Perceptions of US physician assistants regarding the entry-level doctoral degree in PA education
Ohlemeier, Lindsay S. and Richard D. Muma (2008). Perceptions of US Physician Assistants regarding the entry-level doctoral degree in PA Education. The Journal of Physician Assistant Education, v.19 no.2:10-17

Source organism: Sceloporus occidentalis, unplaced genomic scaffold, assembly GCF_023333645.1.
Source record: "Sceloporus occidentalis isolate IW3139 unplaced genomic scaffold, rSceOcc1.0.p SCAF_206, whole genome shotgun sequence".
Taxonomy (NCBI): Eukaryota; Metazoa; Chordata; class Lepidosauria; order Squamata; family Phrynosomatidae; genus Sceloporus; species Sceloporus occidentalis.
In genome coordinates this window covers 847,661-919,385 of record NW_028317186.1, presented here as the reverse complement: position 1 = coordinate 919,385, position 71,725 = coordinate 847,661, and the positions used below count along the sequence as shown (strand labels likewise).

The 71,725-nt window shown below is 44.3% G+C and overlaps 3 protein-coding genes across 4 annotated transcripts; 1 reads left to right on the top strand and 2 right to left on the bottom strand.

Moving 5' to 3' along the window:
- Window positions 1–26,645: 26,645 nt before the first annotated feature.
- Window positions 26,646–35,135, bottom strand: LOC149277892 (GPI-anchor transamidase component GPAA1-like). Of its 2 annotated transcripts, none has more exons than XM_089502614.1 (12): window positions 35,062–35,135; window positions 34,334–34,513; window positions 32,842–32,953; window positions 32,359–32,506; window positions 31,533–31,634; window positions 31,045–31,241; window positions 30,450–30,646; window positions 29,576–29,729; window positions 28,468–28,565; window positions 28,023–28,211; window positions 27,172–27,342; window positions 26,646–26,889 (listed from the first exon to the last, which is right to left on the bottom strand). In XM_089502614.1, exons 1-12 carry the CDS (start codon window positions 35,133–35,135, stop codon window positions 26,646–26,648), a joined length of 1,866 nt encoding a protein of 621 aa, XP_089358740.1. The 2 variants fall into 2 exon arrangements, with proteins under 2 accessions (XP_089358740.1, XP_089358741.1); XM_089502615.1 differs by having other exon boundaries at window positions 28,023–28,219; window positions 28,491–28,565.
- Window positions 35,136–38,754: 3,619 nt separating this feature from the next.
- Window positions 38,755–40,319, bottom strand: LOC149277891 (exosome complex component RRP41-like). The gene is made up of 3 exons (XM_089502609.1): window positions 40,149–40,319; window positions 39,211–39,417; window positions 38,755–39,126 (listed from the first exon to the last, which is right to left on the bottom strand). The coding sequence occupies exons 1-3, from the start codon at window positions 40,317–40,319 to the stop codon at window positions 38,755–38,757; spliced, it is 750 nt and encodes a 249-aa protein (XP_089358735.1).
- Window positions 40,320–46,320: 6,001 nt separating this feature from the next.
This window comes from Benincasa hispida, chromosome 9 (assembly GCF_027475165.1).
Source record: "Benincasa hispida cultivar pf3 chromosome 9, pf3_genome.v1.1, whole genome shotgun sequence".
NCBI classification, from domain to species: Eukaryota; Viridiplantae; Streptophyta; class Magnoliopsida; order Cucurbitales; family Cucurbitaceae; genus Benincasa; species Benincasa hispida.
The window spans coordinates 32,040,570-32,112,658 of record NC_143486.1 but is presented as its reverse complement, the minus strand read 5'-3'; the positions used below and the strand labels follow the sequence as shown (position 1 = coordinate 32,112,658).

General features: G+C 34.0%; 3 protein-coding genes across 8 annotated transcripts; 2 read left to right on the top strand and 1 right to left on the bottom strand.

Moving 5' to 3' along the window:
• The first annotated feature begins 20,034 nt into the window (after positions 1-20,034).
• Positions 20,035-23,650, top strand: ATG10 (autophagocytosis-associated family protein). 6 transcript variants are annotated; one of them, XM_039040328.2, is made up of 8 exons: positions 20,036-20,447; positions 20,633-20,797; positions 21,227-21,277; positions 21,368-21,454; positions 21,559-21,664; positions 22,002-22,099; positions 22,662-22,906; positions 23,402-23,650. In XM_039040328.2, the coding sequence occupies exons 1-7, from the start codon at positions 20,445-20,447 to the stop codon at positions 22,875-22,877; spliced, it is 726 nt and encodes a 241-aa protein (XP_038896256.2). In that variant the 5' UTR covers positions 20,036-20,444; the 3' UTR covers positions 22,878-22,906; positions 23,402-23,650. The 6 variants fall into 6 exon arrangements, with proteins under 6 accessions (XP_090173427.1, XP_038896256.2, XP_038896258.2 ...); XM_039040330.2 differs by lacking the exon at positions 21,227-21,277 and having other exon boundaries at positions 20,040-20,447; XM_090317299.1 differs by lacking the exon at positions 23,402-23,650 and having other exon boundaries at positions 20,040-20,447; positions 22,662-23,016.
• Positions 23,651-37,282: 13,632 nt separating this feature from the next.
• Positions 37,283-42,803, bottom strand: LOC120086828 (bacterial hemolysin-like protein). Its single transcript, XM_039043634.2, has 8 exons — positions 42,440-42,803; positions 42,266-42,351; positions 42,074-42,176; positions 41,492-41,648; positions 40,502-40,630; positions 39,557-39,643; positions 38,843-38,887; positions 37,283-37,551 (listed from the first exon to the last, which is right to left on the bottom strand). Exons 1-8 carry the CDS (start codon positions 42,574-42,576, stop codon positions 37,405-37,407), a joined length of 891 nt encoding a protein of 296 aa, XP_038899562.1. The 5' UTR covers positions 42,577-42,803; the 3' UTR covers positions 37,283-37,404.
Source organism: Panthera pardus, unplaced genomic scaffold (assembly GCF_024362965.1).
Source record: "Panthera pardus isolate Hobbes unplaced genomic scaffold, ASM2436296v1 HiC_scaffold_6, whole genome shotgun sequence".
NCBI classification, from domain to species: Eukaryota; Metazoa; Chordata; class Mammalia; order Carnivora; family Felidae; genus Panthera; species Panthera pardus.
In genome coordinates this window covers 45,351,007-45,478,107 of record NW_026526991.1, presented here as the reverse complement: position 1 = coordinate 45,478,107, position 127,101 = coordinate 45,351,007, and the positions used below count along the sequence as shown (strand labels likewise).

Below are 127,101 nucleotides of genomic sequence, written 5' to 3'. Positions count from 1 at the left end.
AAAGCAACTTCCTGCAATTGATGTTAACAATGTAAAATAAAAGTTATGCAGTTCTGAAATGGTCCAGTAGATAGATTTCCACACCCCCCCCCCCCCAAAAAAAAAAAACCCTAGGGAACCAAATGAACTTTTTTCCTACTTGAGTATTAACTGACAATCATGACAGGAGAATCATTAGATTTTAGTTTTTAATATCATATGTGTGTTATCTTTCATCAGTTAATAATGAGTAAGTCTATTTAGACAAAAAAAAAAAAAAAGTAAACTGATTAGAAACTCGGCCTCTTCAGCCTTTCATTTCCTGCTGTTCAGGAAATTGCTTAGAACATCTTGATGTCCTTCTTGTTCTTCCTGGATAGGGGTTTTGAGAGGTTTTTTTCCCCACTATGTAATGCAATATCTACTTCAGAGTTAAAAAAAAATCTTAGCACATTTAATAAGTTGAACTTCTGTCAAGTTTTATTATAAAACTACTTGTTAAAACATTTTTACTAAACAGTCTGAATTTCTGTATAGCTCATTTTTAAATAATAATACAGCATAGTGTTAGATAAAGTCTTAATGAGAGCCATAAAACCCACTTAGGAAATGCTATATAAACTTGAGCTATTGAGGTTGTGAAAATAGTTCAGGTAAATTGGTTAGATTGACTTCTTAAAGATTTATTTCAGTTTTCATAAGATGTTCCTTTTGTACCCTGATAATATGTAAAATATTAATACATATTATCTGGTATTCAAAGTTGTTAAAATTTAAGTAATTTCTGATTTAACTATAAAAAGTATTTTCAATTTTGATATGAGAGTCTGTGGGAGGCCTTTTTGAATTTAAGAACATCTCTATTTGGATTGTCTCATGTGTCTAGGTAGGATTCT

Introduction: Although many health care professions have implemented an entry-level clinical doctorate, the physician assistant (PA) profession has not done so to date. Furthermore, no research has been done on the PA profession to determine the appropriateness of entrylevel doctoral education. Methods: This cross-sectional study was designed to determine the perceptions of practicing PAs regarding an entry-level doctor of physician assistant (DPA) degree. A randomized sample of 1,500 US PAs was surveyed and the results were analyzed using descriptive and chi-square statistics. Results: The response rate for this survey was 23% (n=352). The majority of the respondents (82.8%) did not perceive the DPA degree to be necessary for entry into the PA profession. Likewise, 55.8% were not interested in returning to school to obtain the DPA. Additionally, the majority of respondents believed that the master’s degree was sufficient for PA practice, did not believe the DPA was necessary to deliver high standards of care, would not leave the field of PA if the DPA were required, and believed the DPA would not be needed to compete with nurse practitioners. Conclusions: The study results describe a group of PAs in the United States who do not favor the profession moving toward offering a DPA degree. These results are similar to those for other professions that have already moved toward doctoral education.